Proof of a world gone topsy-turvy
There are certainly signs of a polar swap. Think about it. Tony Blair is implementing university tuition fees, Michael Portillo wants Conservatives to care. I rest my case.
Then there are inspections. Nowadays they're occasions of cataclysmic doom and gloom. Already knackered school buildings have been known to collapse under the sheer weight of paperwork required before the inspector bods even set foot in the place. So have already knackered teachers. But I can remember when inspections were, if not exactly jolly, at least quite laid-back events.
Let me try to convince you. My college was inspected once whenI was a teacher-sprog, young enough to get away with wearing dungarees and green nail polish and to allow, occasionally, a frog glove puppet to take my lessons for me.
My head of department, an amiable, unstressed sort of man , whispered something to me on the morning of the inspection, but I don't particularly remember what. I certainly don't remember doing any special preparation beforehand. This was possibly because we had the strange idea in those days that what we did every day was good enough and Ought To Do. We had confidence in our professionalism.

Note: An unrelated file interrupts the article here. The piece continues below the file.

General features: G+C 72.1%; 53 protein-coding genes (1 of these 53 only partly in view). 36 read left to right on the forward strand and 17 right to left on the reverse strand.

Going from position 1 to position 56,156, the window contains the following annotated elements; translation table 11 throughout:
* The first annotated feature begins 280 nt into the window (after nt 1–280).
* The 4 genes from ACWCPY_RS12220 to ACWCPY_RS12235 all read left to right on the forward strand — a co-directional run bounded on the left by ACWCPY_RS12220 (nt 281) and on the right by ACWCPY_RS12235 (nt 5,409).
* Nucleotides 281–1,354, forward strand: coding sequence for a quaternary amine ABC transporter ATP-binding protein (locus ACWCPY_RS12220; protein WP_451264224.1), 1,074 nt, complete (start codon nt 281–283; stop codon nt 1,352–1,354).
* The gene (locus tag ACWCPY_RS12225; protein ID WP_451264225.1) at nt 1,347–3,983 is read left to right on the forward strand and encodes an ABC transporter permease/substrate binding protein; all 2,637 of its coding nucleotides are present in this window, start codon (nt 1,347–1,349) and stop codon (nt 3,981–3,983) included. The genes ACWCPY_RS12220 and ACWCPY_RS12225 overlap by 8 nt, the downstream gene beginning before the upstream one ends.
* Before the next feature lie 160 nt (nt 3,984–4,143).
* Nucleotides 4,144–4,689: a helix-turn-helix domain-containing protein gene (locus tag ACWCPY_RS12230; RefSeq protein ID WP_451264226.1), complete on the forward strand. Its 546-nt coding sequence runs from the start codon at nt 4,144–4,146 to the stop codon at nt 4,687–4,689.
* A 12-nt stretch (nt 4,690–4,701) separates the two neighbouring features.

Just after lunch I was going to my class when I spotted, slightly ahead of me, two of my students. We engaged in a bit of banter which went something like: "You're late!" "Well, you're behind us so you must be later!" See, we used to teach them to think logically in those days. Well, a teacher of spirit (take my word for it, they did exist) couldn't resist such a challenge, so with a "not if I get there before you, I'm not!" I indulged in a blatant bit of cutting-across-the-grass sort of leadership and screeched into the room ahead of them.
The rest of the class were there already, unnaturally quiet. And so was a man with a clipboard.
To give myself a second to think, I turned to a girl who was back in class after a long absence and effusively expressed my pleasure at her return. She looked a bit surprised but otherwise took it well.
The two lads then hurtled in and I sternly remarked "You're late!", making John Cleese type gestures with my eyes to the back of the room. To their eternal credit they apologised instantly and humbly.
I then opened my case and announced: "Today we're going to do a lesson on the ear..."
"But Miss, we've already..."
"Yes, I know, shut up." (Well, I figured at least they'd stand a chance of knowing some of the answers.) And off we went, with my team co-operating marvellously and thoroughly entering into the spirit of the thing.
I got a special mention when the report came out - my head of department read it out to us proudly - for having "a good relationship with my class, and showing concern for the welfare of a student who had been absent".
Now that, to me, indicates two things - that as well as his obvious intelligence and perspicacity, the man with the clipboard had had a sense of humour.
And that's the sort of thing that used to happen before the poles changed. Honestly.
Helen Flatley is a teacher and freelance writer in the north-west.